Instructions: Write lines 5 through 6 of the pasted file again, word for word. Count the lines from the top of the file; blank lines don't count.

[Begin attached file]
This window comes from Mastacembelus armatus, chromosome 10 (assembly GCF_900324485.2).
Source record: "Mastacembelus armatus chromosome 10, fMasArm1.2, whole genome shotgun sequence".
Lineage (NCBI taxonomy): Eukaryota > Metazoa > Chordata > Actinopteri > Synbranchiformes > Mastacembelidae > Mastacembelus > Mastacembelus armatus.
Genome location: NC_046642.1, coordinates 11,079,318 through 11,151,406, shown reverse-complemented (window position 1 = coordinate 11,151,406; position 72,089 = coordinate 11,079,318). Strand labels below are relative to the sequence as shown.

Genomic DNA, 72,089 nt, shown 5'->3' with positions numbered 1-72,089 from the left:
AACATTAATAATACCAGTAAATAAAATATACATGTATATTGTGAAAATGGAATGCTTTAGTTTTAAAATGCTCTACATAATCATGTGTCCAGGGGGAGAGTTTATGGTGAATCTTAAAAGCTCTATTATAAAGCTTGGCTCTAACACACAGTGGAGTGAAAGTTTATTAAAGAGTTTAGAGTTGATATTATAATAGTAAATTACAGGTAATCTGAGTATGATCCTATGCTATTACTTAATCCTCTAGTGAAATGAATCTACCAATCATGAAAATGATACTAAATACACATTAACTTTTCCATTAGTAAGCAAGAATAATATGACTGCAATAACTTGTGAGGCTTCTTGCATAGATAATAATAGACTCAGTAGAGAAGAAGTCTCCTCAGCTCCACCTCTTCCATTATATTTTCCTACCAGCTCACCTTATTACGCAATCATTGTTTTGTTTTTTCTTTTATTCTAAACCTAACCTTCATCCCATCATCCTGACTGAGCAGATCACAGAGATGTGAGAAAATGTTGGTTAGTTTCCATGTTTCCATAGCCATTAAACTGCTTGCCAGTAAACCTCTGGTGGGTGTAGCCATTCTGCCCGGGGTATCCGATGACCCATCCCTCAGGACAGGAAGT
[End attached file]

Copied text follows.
Genomic DNA, 72,089 nt, shown 5'->3' with positions numbered 1-72,089 from the left:
AACATTAATAATACCAGTAAATAAAATATACATGTATATTGTGAAAATGGAATGCTTTAGTTTTAAAATGCTCTACATAATCATGTGTCCAGGGGGAGAGTTTATGGTGAATCTTAAAAGCTCTATTATAAAGCTTGGCTCTAACACACAGTGGAGTGAAAGTTTATTAAAGAGTTTAGAGTTGATATTATAATAGTAAATTACAGGTAATCTGAGTATGATCCTATGCTATTACTTAATCCTCTAGTGAAATGAATCTACCAATCATGAAAATGATACTAAATACACATTAACTTTTCCATTAGTAAGCAAGAATAATATGACTGCAATAACTTGTGAGGCTTCTTGCATAGATAATAATAGACTCAGTAGAGAAGAAGTCTCCTCAGCTCCACCTCTTCCATTATATTTTCCTACCAGCTCACCTTATTACGCAATCATTGTTTTGTTTTTTCTTTTATTCTAAACCTAACCTTCATCCCATCATCCTGACTGAGCAGATCACAGAGATGTGAGAAAATGTTGGTTAGTTTCCATGTTTCCATAGCCATTAAACTGCTTGCCAGTAAACCTCTGGTGGGTGTAGCCATTCTGCCCGGGGTATCCGATGACCCATCCCTCAGGACAGGAAGT